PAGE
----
70% renewable energy

“Sri Lanka’s NDC further promises to achieve 70 per cent renewable energy in electricity generation by 2030, achieve carbon neutrality by 2050 in electricity generation, Adopting ‘Colombo Declaration on Sustainable Nitrogen Management’ with an ambition to halve nitrogen waste by 2030, Banning agro-chemicals and chemical fertiliser, Promoting organic fertiliser and farming, Banning single-use plastics, Promoting e-mobility and Promoting circular economy, Sri Lanka expects to achieve its carbon neutrality by 2060,” Executive Director CEJ Dilena Pathragoda said. 

He said all these are very high ambitious targets which needs a lot of investment and expert involvements. "As we see how the Government's ambitions to produce food from organic cultivation were shattered by poor practices, we have our doubts about the NDC targets being implemented, as these promises are merely political promises, and holding the Government accountable is difficult."

“Leaders of 128 countries have pledged to end and reverse deforestation by 2030, in the COP26 climate summit's first major deal. Brazil — where stretches of the Amazon rainforest have been cut down — was among the signatories. President Gotabaya Rajapaksa was also among them who promised to end and reverse deforestation by 2030,” Convener of Biodiversity Conservation and Research Circle of Sri Lanka Supun Lahiru Prakash explained. 

Forest cover to 32%

However, he said it is doubtful how Sri Lanka will end and reverse deforestation by 2030 when considering the current situation in the country.  “As per the Vistas of Prosperity Policy Statement, Sri Lanka wishes to increase the forest cover in Sri Lanka up to 30 per cent. Sri Lanka submitted its initial NDCs in September 2016 as a country that ratified the Paris Agreement and mentioned the aim of the country to increase the forest cover to 32 per cent. Again the Government has pledged to achieve the same target through its updated NDCs to the United Nations Framework Convention on Climate Change (UNFCCC) this year,” Prakash said.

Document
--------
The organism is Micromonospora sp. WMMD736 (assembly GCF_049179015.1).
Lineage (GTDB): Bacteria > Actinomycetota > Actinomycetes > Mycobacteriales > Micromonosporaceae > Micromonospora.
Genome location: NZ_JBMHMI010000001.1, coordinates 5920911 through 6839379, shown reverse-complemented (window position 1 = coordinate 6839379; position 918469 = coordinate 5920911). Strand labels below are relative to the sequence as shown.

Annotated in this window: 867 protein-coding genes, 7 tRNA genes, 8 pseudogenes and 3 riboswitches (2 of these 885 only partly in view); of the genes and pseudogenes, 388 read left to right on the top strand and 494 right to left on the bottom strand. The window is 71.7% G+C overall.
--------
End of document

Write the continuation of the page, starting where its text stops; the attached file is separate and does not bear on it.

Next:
He said during the last decade and at the present a rapid deforestation could be seen and there is no significant attempt to stop it. “Therefore, the Presidents’ promise to end and reverse deforestation by 2030 would be unachievable. Even though the carbon footprint of Sri Lanka is low, our country is highly vulnerable to the adverse impacts of climate change. The country focuses on building the resilience of agriculture, fisheries, livestock, health, water, biodiversity, coastal and marine, tourism, urban planning and human settlement sectors. As a small tropical island nation and ranked in a higher position in the Climate Risk Index, Sri Lanka is more vulnerable to adverse impacts of climate change,” Prakash said.

He is of the view that people don’t have a good knowledge about climate change mitigation, adaptation, and loss and damage. “They have no idea about NDCs at all. If the Sri Lankan people were aware of these things, they would demand essential policy changes and decisions to tackle the adverse impacts of climate change. I learned that language is a bottleneck in climate education in Sri Lanka. There are very limited opportunities for the local people who communicate in Sinhalese to be aware of climate change. The climate knowledge is mostly in English and reliable and updated climate information in Sinhalese language is lacking or has limited access,” Prakash explained.


By Risidra Mendis | Published: 2:00 AM Nov 20 2021